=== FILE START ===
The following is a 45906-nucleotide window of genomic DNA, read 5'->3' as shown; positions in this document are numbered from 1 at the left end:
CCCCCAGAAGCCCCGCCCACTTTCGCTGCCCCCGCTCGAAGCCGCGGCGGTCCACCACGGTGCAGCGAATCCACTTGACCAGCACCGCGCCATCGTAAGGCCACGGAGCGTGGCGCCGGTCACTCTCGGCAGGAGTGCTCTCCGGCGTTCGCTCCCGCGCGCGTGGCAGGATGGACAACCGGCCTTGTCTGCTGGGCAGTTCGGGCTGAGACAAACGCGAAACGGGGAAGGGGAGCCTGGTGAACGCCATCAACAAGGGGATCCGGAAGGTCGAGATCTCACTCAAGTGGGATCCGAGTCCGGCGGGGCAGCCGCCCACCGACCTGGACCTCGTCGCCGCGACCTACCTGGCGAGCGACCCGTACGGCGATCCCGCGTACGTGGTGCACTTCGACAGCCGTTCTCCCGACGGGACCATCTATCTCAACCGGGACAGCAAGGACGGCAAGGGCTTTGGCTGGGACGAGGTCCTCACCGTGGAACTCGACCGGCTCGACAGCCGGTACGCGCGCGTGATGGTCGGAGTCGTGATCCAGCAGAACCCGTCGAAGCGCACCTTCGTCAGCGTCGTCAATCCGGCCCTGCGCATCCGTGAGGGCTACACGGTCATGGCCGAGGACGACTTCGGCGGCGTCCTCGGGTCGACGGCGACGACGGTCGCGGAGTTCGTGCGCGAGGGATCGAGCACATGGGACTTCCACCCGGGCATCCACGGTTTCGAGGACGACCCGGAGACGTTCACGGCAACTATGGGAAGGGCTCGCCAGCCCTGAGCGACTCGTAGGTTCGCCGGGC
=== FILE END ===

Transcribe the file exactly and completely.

The following is a 45906-nucleotide window of genomic DNA, read 5'->3' as shown; positions in this document are numbered from 1 at the left end:
CCCCCAGAAGCCCCGCCCACTTTCGCTGCCCCCGCTCGAAGCCGCGGCGGTCCACCACGGTGCAGCGAATCCACTTGACCAGCACCGCGCCATCGTAAGGCCACGGAGCGTGGCGCCGGTCACTCTCGGCAGGAGTGCTCTCCGGCGTTCGCTCCCGCGCGCGTGGCAGGATGGACAACCGGCCTTGTCTGCTGGGCAGTTCGGGCTGAGACAAACGCGAAACGGGGAAGGGGAGCCTGGTGAACGCCATCAACAAGGGGATCCGGAAGGTCGAGATCTCACTCAAGTGGGATCCGAGTCCGGCGGGGCAGCCGCCCACCGACCTGGACCTCGTCGCCGCGACCTACCTGGCGAGCGACCCGTACGGCGATCCCGCGTACGTGGTGCACTTCGACAGCCGTTCTCCCGACGGGACCATCTATCTCAACCGGGACAGCAAGGACGGCAAGGGCTTTGGCTGGGACGAGGTCCTCACCGTGGAACTCGACCGGCTCGACAGCCGGTACGCGCGCGTGATGGTCGGAGTCGTGATCCAGCAGAACCCGTCGAAGCGCACCTTCGTCAGCGTCGTCAATCCGGCCCTGCGCATCCGTGAGGGCTACACGGTCATGGCCGAGGACGACTTCGGCGGCGTCCTCGGGTCGACGGCGACGACGGTCGCGGAGTTCGTGCGCGAGGGATCGAGCACATGGGACTTCCACCCGGGCATCCACGGTTTCGAGGACGACCCGGAGACGTTCACGGCAACTATGGGAAGGGCTCGCCAGCCCTGAGCGACTCGTAGGTTCGCCGGGC